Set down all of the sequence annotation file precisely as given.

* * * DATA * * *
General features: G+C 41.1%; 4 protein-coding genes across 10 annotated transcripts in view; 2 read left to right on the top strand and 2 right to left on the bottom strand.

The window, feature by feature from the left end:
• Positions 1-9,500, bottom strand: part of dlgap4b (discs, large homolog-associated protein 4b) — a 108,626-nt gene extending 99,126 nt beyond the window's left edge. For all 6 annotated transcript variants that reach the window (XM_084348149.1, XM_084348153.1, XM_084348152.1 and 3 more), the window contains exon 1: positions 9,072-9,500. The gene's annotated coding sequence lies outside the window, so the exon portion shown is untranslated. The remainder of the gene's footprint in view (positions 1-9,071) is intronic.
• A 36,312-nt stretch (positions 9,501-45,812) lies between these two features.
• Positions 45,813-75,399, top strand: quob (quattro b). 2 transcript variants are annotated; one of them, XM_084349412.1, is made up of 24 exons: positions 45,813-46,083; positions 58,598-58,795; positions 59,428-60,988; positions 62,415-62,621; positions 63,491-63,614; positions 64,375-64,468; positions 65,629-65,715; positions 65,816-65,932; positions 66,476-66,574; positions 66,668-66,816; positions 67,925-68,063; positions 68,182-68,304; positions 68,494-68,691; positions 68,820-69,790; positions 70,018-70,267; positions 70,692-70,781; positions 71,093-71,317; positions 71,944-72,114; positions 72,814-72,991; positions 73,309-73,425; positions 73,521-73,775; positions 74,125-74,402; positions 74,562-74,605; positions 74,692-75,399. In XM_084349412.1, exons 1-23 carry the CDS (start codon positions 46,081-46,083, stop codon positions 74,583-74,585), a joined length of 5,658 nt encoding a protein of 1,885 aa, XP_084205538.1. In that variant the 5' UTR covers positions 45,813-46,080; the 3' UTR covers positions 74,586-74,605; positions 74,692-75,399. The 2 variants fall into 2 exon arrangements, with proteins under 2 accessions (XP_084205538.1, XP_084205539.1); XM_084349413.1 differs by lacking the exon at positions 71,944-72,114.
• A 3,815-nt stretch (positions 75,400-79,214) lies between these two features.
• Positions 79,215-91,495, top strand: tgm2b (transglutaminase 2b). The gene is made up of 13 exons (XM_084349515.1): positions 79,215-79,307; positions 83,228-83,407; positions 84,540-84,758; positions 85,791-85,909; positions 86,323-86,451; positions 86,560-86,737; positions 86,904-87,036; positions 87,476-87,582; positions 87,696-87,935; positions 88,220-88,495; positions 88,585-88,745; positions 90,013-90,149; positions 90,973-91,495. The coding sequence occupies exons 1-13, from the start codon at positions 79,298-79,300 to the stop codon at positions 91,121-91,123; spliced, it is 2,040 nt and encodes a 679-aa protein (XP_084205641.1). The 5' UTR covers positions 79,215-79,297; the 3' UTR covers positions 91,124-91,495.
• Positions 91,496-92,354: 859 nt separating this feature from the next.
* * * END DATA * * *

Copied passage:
General features: G+C 41.1%; 4 protein-coding genes across 10 annotated transcripts in view; 2 read left to right on the top strand and 2 right to left on the bottom strand.

The window, feature by feature from the left end:
• Positions 1-9,500, bottom strand: part of dlgap4b (discs, large homolog-associated protein 4b) — a 108,626-nt gene extending 99,126 nt beyond the window's left edge. For all 6 annotated transcript variants that reach the window (XM_084348149.1, XM_084348153.1, XM_084348152.1 and 3 more), the window contains exon 1: positions 9,072-9,500. The gene's annotated coding sequence lies outside the window, so the exon portion shown is untranslated. The remainder of the gene's footprint in view (positions 1-9,071) is intronic.
• A 36,312-nt stretch (positions 9,501-45,812) lies between these two features.
• Positions 45,813-75,399, top strand: quob (quattro b). 2 transcript variants are annotated; one of them, XM_084349412.1, is made up of 24 exons: positions 45,813-46,083; positions 58,598-58,795; positions 59,428-60,988; positions 62,415-62,621; positions 63,491-63,614; positions 64,375-64,468; positions 65,629-65,715; positions 65,816-65,932; positions 66,476-66,574; positions 66,668-66,816; positions 67,925-68,063; positions 68,182-68,304; positions 68,494-68,691; positions 68,820-69,790; positions 70,018-70,267; positions 70,692-70,781; positions 71,093-71,317; positions 71,944-72,114; positions 72,814-72,991; positions 73,309-73,425; positions 73,521-73,775; positions 74,125-74,402; positions 74,562-74,605; positions 74,692-75,399. In XM_084349412.1, exons 1-23 carry the CDS (start codon positions 46,081-46,083, stop codon positions 74,583-74,585), a joined length of 5,658 nt encoding a protein of 1,885 aa, XP_084205538.1. In that variant the 5' UTR covers positions 45,813-46,080; the 3' UTR covers positions 74,586-74,605; positions 74,692-75,399. The 2 variants fall into 2 exon arrangements, with proteins under 2 accessions (XP_084205538.1, XP_084205539.1); XM_084349413.1 differs by lacking the exon at positions 71,944-72,114.
• A 3,815-nt stretch (positions 75,400-79,214) lies between these two features.
• Positions 79,215-91,495, top strand: tgm2b (transglutaminase 2b). The gene is made up of 13 exons (XM_084349515.1): positions 79,215-79,307; positions 83,228-83,407; positions 84,540-84,758; positions 85,791-85,909; positions 86,323-86,451; positions 86,560-86,737; positions 86,904-87,036; positions 87,476-87,582; positions 87,696-87,935; positions 88,220-88,495; positions 88,585-88,745; positions 90,013-90,149; positions 90,973-91,495. The coding sequence occupies exons 1-13, from the start codon at positions 79,298-79,300 to the stop codon at positions 91,121-91,123; spliced, it is 2,040 nt and encodes a 679-aa protein (XP_084205641.1). The 5' UTR covers positions 79,215-79,297; the 3' UTR covers positions 91,124-91,495.
• Positions 91,496-92,354: 859 nt separating this feature from the next.